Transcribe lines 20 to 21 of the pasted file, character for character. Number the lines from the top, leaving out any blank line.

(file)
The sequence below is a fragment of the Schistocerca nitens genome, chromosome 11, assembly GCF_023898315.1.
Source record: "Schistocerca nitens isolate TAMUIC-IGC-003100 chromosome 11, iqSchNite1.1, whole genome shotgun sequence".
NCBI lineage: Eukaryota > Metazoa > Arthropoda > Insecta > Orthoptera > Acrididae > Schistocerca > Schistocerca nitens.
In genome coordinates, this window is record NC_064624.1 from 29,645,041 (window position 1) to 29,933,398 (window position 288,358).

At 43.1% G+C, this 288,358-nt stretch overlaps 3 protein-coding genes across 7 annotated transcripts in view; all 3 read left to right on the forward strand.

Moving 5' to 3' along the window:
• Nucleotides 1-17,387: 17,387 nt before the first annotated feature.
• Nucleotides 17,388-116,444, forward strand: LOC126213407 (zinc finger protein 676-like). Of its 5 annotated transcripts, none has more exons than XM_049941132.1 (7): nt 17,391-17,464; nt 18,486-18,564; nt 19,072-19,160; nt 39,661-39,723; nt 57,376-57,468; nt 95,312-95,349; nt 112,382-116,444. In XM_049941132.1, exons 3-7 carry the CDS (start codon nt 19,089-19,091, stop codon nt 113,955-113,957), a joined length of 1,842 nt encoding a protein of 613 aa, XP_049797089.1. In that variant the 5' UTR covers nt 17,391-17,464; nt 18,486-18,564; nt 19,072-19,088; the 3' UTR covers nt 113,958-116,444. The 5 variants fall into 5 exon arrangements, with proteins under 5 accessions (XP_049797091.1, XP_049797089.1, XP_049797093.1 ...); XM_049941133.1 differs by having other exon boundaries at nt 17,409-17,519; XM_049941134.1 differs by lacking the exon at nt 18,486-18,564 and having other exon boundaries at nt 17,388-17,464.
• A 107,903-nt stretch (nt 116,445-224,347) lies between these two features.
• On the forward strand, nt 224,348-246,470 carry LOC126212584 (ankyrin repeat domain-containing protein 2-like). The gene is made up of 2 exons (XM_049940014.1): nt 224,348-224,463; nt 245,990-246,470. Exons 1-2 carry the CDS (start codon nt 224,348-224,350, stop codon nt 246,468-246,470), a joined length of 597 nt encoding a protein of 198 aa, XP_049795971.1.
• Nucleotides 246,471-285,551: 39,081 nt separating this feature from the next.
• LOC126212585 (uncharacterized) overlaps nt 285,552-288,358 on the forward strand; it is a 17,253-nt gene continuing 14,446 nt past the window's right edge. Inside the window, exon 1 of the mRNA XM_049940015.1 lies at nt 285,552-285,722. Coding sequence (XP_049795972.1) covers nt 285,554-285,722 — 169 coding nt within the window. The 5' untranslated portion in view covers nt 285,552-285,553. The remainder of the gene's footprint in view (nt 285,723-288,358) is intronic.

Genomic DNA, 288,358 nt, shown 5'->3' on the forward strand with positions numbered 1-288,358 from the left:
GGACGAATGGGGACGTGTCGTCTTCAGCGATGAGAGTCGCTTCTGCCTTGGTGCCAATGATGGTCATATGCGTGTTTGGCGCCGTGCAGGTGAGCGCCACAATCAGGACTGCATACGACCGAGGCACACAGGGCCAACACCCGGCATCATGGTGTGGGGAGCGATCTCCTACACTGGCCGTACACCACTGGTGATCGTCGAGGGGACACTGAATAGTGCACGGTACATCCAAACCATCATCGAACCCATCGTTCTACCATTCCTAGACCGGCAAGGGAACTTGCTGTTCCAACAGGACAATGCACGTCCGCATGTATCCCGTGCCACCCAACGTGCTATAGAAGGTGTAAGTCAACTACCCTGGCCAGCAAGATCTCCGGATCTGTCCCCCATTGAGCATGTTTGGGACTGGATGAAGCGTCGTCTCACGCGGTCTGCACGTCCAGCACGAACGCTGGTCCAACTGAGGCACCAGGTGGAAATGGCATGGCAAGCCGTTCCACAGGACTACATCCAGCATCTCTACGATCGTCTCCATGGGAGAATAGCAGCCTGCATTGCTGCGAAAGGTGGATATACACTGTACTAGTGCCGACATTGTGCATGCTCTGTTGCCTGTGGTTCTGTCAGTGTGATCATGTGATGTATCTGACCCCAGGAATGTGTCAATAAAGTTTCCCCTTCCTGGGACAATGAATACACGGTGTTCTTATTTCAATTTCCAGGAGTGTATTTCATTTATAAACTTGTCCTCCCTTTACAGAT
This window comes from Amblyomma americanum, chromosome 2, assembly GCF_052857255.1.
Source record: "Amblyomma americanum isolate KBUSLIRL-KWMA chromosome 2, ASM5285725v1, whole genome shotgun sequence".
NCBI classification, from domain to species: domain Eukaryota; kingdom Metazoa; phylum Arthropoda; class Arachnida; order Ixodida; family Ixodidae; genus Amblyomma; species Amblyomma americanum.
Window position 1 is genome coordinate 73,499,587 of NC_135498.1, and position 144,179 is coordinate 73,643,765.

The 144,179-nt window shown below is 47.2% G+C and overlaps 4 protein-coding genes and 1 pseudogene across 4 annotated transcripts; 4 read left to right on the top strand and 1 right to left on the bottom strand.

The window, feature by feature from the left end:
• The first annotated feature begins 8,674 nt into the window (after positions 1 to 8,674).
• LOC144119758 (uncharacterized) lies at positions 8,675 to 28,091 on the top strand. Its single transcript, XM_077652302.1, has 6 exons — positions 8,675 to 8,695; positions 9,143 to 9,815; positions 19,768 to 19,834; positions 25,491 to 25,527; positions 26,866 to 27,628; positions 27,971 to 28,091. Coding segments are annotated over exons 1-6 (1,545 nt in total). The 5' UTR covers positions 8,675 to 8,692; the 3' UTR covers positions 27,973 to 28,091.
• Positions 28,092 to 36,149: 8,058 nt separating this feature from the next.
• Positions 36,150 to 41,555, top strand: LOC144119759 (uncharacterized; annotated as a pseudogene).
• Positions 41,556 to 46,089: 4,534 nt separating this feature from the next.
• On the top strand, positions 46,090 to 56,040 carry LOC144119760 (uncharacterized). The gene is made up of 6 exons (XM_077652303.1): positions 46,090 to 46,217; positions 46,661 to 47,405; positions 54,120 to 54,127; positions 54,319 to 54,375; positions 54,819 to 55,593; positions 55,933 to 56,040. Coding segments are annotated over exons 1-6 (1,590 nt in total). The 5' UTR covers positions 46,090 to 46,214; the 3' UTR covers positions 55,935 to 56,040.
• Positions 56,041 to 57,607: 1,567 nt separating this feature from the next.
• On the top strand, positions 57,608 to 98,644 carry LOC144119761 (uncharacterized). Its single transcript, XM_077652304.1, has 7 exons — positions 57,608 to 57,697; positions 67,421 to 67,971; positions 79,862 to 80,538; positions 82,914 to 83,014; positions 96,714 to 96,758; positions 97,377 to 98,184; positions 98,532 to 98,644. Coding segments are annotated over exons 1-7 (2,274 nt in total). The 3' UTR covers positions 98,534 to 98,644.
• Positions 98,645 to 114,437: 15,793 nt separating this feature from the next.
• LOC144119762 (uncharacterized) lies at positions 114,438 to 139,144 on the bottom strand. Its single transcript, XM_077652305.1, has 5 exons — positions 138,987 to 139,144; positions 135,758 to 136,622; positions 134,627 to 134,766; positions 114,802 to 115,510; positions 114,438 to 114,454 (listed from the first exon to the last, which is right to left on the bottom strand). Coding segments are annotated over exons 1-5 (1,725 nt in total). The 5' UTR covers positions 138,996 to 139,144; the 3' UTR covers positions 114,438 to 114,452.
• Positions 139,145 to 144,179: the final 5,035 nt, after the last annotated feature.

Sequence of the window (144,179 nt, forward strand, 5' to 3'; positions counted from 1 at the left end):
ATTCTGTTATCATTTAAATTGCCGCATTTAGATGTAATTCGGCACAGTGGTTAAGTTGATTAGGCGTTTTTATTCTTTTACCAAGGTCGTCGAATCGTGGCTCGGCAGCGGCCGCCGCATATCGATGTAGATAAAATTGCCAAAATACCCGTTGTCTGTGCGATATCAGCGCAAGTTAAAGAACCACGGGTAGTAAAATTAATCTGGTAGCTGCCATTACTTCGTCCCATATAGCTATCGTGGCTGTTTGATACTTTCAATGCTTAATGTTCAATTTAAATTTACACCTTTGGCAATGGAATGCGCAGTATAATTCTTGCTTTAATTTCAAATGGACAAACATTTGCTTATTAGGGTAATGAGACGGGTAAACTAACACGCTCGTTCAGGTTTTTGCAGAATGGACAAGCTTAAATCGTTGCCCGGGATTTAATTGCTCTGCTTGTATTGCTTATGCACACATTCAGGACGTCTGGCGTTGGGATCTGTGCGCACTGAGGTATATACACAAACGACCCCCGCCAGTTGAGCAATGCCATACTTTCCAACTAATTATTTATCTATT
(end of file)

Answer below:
The window, feature by feature from the left end:
• The first annotated feature begins 8,674 nt into the window (after positions 1 to 8,674).